• Is it because anime is simply portrayed as 2D instead of 3D, fictional instead of reality? I have to say though certain animes are more realistic and feel less “forced” than dramas out there for sure.
  • Is it because anime is generally targeted at kids and teenagers and older audiences should move on from it? This sounds so ridiculous that I’m not going to even bother going against the point.
  • Is it because anime is a form of negative influence due to the various themes deemed unsuitable for the young? Possibly, the same goes for real-life shows though. Take movies for example, each movie has their own advisory rating and animes are no different from that. There will always be the more family-friendly types and others more suited for a mature audience.
  • Is it because anime is enjoyed by a small minority, and in this world what is popular is king? And therefore often misunderstood? Maybe, I found out that people tend to jump to conclusions and also quickly dismiss what they don’t like or can’t swallow down.

I’m not going on a rant here, I just don’t like it when people point fingers and judge instead of taking at least a neutral stance against watching anime. Heck, I don’t watch Korean drama for example, but the bare minimum I can do is to not go around bashing them just because I don’t support it.

While I realized over time I have slowly gained “experience” in watching anime, (ie paying attention to seiyuu, production crew, watching a broader range and at times mediocre shows), I still consider myself fairly mid-level, since I’m not so much of a casual watcher anymore. I hardly spend any money on anime-related goods, more importantly I will still prioritize real life events over watching anime as well as having other hobbies besides gaming and watching anime.

Watching anime has influenced my life, for better or worse it’s not for me to say. But thus far it has allowed me to appreciate and further understand Japanese culture, and the language itself, which over the years I’ve become slightly accustomed to hearing. In fact my understanding of Japanese exceeds my ability to read Japanese characters at this point of writing. Not all animes are the generic run-of-the-mill type that solely exists to provide entertainment, some of them contain hidden messages, ideals, ideas that are otherwise too difficult to express in real life.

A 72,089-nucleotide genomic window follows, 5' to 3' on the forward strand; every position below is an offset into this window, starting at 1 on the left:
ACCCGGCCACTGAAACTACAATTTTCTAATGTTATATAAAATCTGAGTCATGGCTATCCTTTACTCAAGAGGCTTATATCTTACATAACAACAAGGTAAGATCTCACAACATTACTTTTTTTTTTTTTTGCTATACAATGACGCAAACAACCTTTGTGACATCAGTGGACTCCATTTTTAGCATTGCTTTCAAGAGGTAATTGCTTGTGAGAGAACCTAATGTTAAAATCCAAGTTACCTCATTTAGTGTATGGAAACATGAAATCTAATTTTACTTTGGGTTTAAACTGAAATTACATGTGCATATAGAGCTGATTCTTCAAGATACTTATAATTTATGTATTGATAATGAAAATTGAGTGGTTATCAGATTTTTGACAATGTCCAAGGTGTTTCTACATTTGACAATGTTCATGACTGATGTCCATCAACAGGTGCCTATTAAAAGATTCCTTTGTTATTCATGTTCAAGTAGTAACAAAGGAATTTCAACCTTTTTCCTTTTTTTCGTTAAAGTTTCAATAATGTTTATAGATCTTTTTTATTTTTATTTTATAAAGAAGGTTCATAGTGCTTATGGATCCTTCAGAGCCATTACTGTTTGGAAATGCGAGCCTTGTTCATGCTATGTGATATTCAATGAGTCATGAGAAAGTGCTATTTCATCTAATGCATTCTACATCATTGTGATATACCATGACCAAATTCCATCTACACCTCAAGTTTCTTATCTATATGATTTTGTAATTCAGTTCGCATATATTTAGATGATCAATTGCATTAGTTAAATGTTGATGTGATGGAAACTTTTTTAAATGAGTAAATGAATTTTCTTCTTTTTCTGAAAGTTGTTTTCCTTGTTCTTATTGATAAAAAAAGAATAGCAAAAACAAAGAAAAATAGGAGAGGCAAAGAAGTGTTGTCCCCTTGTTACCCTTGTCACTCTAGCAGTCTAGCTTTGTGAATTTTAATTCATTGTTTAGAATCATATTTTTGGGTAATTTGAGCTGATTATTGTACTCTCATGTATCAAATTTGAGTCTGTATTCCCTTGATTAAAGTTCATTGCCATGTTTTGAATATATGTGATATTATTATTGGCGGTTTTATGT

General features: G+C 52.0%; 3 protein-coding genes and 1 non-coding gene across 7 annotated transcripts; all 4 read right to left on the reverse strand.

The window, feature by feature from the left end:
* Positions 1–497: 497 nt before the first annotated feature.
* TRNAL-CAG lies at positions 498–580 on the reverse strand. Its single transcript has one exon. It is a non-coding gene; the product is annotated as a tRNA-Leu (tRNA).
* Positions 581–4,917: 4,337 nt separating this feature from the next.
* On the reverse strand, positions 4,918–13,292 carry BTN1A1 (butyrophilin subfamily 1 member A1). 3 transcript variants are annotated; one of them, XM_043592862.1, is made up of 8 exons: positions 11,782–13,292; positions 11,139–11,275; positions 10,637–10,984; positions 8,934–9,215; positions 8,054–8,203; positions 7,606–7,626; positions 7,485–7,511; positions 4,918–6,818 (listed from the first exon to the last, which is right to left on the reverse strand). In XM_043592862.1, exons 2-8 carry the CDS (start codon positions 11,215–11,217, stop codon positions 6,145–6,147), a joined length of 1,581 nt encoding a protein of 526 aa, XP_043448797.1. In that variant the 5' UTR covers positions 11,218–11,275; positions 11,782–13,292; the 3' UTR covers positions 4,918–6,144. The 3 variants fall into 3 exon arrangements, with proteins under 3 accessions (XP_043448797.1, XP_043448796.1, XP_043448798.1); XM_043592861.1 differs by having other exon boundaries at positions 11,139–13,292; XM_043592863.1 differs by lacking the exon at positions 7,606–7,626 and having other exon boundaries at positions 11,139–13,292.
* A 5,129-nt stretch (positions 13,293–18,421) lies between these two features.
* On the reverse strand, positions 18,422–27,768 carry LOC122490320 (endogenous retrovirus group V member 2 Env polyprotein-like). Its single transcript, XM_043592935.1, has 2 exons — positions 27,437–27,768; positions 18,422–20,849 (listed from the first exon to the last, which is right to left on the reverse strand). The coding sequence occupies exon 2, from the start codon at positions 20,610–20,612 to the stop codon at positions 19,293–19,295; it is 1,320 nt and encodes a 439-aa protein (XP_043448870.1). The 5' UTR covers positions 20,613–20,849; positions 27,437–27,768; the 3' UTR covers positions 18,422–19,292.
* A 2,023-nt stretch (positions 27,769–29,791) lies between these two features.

To be honest the whole point of this section is not to convince people to start watching anime, but rather to shed some clarity from an insider’s point of view. Many people, myself included are afraid to step out of the closet because for fear that they are going to get branded and labeled as bad apples of society, but today I am going to take the first step in letting the world know that watching anime isn’t that all of a bad thing and nothing to be ashamed of.

As with all things in life there is always a hidden side to it and what I have just said is merely the tip of an iceberg. I might not make a difference in changing the world’s opinion but for every opinion that I have managed to sway, it makes a difference for that person, and that to me is more than enough.

Last updated 4/4/12

One Response to Introduction to Anime

  1. Sapphiresky says:

    I really love what you said there. I totally agree that Anime is absolutely NOT inferior to any of the other mediums like kdramas, or american tv shows. It bugs me so much when people have to comapre to say which is better. I think anime has its unique qualities that makes it so special. and really don’t like when people don’t understand it and instead of trying to, they go bash it.